Air Asia eyes Asean holding firm
Paris, France—Malaysian tycoon Tony Fernandes said the Air Asia Group would pursue the creation of a single, publicly traded holding company for its major business units in Southeast Asia, including the Philippines, saying this would spur investments and help bring down the price of air travel.
Fernandes, group CEO of Air Asia Bhd., outlined certain details of this initiative and a major challenge it would need to surmount: convincing Asean leaders to ease outdated airline foreign ownership limits as long as said investors were also from the region.
“We are pushing Asean governments to say that we want to invest more in the Asean, and these old-fashioned rules of owning 49 percent (or less) need to be looked at,” he said in a briefing.
Fernandes said the broad intention was for flagship AirAsia Berhad, Philippines AirAsia, Thai AirAsia and Indonesia AirAsia to be placed under a holding company, which would also be listed in “all the big Asean markets.”
He made clear this was separate from a plan to list Philippines Air Asia and Indonesia Air Asia in their home markets. He said earlier Philippines Air Asia could raise at least $200 million by selling shares to the public this year.
Fernandes did not say how much the group could raise from the multiple listing of its proposed Asean holding company.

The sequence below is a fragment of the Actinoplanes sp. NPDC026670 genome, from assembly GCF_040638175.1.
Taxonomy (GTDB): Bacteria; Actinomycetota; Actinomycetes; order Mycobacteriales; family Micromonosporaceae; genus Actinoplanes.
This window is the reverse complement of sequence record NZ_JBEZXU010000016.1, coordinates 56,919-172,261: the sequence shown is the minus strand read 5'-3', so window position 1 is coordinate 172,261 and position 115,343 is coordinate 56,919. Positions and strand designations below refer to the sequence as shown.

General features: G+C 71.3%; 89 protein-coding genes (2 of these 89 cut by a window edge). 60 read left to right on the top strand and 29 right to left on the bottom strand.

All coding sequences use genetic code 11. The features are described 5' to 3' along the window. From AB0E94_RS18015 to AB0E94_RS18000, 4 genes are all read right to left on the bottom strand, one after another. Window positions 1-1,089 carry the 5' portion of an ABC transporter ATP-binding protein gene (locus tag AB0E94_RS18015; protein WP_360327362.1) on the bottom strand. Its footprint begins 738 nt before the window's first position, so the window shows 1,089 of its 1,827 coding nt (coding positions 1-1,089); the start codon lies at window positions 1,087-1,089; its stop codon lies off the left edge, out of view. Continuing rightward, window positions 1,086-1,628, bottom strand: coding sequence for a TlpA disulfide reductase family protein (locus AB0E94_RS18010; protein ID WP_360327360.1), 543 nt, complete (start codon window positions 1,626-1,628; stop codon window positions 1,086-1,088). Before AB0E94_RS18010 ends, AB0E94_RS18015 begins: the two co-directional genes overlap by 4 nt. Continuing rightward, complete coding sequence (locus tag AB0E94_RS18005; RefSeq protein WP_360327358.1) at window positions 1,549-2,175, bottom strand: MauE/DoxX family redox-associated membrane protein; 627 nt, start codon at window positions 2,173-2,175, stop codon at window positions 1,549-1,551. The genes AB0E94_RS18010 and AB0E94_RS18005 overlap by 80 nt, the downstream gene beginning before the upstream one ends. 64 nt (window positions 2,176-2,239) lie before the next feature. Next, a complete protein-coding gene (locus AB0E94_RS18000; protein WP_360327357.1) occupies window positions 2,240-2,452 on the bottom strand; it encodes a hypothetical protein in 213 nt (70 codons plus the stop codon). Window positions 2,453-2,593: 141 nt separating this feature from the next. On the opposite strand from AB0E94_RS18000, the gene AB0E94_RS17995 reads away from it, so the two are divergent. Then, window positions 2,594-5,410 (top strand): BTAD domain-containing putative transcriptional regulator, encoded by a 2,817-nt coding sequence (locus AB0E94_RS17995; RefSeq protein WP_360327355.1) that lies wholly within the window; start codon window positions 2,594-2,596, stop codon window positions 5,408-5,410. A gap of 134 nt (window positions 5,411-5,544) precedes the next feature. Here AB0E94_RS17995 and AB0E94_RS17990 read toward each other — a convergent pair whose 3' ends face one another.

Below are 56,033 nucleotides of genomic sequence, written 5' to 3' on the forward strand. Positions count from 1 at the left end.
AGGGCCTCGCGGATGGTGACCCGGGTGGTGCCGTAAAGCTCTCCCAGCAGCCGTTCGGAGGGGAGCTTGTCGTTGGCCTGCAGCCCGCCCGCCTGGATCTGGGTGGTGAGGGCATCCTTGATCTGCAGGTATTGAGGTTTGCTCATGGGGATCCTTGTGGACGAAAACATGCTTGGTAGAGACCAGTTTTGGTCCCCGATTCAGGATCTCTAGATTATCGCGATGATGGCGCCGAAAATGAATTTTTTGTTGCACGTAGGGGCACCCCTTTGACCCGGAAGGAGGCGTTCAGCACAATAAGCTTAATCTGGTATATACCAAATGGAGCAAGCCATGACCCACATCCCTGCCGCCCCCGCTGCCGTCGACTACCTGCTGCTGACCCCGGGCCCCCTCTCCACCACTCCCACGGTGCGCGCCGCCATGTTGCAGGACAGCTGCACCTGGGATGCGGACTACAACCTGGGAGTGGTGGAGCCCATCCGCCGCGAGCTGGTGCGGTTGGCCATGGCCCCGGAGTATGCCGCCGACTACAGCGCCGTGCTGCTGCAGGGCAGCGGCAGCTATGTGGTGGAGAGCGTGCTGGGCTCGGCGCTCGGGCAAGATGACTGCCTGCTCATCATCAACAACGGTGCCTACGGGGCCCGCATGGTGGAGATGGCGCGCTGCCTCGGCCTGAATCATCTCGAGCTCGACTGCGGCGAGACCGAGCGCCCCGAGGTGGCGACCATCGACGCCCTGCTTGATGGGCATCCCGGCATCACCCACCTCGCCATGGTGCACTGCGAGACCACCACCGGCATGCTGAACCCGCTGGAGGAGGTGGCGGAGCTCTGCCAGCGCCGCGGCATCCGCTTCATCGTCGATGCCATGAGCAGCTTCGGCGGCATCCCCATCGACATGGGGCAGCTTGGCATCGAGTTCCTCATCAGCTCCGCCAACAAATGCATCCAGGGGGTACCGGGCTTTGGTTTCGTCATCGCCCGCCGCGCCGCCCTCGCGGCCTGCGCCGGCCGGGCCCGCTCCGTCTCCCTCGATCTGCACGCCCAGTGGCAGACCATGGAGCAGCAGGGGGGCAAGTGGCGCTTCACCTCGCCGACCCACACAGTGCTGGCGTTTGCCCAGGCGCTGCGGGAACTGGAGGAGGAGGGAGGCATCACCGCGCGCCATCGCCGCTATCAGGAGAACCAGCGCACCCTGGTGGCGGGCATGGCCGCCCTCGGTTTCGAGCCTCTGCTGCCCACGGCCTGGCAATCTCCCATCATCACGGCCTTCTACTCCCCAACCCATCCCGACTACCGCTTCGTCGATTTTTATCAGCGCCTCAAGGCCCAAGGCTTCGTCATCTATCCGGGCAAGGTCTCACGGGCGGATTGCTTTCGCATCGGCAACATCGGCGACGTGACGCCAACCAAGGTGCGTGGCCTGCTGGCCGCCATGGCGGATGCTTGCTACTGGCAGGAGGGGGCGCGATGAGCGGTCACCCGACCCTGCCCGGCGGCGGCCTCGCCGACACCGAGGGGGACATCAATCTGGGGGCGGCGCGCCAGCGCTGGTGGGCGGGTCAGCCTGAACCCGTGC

The businessman held a press conference after AirAsia was named the world’s best low-cost airline in the 2017 Skytrax World Airline Awards, its ninth such recognition in a row.
Fernandes said the award would serve as a “springboard to build something better,” apparently referring to the Asean airline that AirAsia was establishing.
A key part of the creation of an AirAsia holding company, which Fernandes pitched as Asean’s first “community airline,” would require laws on airline foreign ownership to change.
It is not unusual for big multinationals to seek relaxed foreign ownership restrictions. But AirAsia’s proposal is different since it takes a narrower scope in asking that governments in the region to “consider Asean investors as equivalent to local investors.”
Fernandes said he had taken steps to move that discussion forward, noting he had met with President Duterte and Indonesian President Joko Widodo.
“We have to see how the political system works, but I’m optimistic,” Fernandes said. The Philippines airline industry is covered by a 40-percent foreign ownership cap.
The interest comes as Fernandes said the opportunity in Asean remained large. AirAsia is one of the biggest airlines in the region. But it has a relatively smaller presence in the Philippines as it competes against bigger domestic players Philippine Airlines and Cebu Pacific Air.
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